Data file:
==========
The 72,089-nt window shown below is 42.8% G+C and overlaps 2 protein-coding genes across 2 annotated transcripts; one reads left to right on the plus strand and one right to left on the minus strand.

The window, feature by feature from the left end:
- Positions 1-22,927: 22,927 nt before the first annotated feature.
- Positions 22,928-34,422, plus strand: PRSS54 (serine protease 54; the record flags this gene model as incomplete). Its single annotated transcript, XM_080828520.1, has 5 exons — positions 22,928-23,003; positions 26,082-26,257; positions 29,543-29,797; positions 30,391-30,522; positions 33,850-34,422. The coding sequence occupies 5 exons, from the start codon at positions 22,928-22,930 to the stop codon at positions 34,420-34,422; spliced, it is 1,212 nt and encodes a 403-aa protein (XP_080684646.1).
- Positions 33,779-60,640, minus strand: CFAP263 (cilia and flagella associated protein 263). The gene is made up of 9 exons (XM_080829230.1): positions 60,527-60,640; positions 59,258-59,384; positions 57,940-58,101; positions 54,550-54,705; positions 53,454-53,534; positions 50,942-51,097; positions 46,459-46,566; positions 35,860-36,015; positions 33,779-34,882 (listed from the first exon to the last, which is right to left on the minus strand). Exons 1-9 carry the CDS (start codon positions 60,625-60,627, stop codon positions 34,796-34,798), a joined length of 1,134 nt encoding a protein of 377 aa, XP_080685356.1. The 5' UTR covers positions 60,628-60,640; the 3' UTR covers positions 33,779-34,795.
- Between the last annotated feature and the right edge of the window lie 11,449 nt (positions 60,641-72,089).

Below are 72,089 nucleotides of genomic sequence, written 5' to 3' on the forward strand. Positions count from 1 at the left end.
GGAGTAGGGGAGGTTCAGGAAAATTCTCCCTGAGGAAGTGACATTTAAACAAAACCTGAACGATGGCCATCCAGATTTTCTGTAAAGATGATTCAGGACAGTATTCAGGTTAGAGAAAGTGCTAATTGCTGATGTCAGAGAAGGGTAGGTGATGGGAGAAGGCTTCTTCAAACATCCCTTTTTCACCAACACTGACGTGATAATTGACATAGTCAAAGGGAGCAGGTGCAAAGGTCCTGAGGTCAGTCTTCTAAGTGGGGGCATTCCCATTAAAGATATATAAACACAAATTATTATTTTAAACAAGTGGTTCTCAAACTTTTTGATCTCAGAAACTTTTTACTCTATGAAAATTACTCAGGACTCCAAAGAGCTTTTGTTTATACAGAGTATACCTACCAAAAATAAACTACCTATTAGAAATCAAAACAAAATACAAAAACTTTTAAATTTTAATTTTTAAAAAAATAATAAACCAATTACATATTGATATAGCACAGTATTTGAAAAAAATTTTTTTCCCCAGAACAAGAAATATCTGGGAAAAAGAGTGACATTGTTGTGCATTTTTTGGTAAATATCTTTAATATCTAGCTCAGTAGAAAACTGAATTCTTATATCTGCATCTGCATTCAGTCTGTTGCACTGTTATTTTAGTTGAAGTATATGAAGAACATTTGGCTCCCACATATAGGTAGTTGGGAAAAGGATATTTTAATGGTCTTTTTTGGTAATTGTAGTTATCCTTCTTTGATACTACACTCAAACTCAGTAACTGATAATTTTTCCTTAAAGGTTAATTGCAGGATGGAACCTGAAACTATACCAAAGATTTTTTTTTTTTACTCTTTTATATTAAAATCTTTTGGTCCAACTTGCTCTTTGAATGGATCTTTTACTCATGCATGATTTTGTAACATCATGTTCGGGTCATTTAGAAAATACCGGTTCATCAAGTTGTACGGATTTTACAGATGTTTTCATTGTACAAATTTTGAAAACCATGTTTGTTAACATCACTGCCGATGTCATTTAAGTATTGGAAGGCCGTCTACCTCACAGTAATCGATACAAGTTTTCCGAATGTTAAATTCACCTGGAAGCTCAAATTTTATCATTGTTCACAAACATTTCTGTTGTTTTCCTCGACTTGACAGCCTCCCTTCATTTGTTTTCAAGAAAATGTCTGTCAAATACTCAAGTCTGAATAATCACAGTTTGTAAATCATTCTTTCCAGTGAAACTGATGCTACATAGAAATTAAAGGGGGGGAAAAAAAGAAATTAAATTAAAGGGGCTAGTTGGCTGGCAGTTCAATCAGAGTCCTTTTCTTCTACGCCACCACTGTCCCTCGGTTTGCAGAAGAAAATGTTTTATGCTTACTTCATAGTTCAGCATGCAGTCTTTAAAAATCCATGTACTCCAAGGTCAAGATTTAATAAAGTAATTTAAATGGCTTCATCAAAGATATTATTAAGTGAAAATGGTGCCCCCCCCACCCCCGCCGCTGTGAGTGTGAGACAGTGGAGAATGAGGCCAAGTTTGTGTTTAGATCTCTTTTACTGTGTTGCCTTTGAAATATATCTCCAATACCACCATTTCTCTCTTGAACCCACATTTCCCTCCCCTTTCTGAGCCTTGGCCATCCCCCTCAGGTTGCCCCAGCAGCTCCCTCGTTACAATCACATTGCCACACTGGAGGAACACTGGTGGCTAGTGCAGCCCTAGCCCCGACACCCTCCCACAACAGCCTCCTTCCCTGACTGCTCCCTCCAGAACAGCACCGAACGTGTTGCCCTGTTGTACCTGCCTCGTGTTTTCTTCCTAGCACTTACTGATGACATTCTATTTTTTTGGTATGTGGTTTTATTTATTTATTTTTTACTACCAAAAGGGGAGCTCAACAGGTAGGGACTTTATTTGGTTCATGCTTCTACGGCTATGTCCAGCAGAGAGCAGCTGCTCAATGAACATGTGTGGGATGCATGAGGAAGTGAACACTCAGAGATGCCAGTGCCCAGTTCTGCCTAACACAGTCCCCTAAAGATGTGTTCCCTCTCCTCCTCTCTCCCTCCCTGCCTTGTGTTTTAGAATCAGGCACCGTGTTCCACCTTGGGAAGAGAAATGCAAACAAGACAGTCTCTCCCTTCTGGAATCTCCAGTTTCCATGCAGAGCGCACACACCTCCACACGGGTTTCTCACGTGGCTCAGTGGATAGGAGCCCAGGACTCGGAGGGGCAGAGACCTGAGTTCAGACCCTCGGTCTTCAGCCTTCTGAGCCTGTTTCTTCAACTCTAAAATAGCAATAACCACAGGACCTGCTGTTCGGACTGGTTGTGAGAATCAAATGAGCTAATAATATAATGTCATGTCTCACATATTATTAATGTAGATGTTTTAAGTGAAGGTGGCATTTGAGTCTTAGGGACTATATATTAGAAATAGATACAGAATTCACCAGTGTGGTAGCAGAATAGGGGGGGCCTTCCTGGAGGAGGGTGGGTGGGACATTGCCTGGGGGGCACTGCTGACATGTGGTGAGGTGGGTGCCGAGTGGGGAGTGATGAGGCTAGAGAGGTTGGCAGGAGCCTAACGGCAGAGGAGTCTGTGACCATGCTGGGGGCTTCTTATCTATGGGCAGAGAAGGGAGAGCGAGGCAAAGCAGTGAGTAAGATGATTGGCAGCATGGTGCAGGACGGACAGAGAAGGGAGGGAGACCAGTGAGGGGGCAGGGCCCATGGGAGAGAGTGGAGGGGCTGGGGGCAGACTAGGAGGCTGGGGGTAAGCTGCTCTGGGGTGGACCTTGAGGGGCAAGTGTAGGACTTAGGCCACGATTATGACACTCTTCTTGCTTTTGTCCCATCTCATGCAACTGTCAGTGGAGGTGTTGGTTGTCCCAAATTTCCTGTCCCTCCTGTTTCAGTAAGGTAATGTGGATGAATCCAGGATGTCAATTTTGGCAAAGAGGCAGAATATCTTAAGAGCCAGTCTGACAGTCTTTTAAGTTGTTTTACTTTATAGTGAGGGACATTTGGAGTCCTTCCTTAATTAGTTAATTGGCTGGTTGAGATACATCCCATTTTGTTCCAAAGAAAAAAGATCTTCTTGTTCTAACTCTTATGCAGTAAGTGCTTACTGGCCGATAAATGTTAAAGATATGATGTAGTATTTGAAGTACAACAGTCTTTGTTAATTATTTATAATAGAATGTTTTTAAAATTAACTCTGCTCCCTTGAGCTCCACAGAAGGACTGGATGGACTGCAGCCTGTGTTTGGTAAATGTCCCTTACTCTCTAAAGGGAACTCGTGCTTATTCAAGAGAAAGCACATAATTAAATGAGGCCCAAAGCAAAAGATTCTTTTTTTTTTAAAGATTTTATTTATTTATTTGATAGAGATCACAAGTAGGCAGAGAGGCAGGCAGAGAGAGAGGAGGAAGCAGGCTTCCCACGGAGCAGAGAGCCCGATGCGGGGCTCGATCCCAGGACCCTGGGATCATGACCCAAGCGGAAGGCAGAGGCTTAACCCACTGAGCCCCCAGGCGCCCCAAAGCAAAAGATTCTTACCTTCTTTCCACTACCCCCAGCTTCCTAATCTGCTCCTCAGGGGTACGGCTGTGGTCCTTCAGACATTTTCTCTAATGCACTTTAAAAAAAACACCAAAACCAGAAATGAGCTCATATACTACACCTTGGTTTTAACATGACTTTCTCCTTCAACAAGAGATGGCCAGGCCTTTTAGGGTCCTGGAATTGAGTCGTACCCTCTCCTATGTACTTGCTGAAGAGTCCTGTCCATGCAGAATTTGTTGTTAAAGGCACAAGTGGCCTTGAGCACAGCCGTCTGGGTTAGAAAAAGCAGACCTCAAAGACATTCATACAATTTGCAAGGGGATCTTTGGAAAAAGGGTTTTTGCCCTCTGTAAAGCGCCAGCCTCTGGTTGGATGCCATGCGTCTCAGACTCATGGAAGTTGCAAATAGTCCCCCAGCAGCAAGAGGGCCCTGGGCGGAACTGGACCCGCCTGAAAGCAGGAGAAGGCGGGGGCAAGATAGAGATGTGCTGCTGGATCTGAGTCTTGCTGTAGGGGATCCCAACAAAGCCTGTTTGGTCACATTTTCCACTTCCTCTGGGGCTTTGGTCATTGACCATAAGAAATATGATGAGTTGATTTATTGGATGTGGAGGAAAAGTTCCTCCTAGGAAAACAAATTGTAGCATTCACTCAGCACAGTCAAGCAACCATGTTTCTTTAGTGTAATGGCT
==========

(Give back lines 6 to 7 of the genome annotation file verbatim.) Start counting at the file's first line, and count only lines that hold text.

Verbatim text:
- Between the last annotated feature and the right edge of the window lie 11,449 nt (positions 60,641-72,089).

Below are 72,089 nucleotides of genomic sequence, written 5' to 3' on the forward strand. Positions count from 1 at the left end.